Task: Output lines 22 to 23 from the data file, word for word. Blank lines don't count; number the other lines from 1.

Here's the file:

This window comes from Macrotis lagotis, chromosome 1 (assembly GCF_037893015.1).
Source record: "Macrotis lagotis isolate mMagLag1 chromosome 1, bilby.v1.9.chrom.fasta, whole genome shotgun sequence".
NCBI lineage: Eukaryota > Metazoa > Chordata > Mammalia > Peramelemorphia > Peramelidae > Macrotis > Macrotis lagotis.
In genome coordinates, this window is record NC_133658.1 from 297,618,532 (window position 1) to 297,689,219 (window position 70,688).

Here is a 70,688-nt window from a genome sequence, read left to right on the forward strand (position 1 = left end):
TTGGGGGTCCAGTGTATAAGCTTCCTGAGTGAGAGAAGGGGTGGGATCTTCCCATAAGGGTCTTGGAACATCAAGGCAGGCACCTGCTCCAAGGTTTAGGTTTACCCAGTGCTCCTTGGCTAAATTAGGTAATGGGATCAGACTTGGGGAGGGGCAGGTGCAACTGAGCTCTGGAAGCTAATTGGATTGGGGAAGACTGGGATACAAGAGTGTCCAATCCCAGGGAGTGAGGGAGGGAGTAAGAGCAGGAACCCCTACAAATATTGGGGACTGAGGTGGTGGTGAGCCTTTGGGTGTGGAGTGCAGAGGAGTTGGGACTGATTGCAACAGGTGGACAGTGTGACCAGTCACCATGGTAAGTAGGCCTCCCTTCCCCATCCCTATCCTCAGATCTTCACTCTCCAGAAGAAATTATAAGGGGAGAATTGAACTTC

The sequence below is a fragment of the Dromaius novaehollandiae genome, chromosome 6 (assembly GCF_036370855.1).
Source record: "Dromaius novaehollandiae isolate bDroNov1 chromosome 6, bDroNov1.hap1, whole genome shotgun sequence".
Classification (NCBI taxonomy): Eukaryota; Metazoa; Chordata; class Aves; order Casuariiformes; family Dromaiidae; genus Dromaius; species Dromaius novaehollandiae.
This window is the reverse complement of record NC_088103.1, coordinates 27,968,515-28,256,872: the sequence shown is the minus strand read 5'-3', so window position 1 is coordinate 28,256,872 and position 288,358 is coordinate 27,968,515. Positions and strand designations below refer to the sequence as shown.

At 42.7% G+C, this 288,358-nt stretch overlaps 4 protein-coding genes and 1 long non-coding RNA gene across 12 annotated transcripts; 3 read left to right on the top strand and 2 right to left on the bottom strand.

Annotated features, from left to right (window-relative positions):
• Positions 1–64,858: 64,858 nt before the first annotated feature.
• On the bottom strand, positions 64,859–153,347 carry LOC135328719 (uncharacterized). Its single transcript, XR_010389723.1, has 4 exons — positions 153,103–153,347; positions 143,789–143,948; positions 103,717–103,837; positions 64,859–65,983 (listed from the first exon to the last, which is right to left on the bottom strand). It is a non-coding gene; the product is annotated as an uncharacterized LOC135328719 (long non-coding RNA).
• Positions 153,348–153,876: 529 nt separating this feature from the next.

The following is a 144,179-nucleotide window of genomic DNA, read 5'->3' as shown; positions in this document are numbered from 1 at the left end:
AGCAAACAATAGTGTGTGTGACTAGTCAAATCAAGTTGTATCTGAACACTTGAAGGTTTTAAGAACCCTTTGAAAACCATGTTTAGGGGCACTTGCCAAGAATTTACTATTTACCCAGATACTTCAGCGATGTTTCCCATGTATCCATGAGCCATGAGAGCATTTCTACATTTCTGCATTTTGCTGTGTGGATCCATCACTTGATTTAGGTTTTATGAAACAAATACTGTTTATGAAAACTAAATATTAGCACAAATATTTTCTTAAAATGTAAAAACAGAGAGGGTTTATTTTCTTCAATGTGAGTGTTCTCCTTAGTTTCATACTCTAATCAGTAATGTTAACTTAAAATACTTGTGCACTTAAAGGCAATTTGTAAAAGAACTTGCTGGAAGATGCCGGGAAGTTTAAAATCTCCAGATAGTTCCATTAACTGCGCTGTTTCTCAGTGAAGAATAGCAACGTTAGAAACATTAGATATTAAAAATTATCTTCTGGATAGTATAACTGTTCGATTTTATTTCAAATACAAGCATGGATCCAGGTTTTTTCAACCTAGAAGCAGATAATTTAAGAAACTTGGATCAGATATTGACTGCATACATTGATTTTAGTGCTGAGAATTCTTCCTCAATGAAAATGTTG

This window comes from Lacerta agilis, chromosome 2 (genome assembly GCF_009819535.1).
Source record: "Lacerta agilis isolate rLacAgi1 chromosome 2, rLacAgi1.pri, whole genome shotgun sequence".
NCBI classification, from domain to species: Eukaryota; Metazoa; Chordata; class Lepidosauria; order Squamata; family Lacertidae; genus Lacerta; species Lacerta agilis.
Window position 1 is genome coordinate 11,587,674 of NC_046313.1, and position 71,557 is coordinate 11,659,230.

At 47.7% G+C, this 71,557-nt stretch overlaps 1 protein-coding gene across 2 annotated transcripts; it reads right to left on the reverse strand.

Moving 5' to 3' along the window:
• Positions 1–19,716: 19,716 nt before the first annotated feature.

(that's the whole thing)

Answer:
At 47.7% G+C, this 71,557-nt stretch overlaps 1 protein-coding gene across 2 annotated transcripts; it reads right to left on the reverse strand.

Moving 5' to 3' along the window: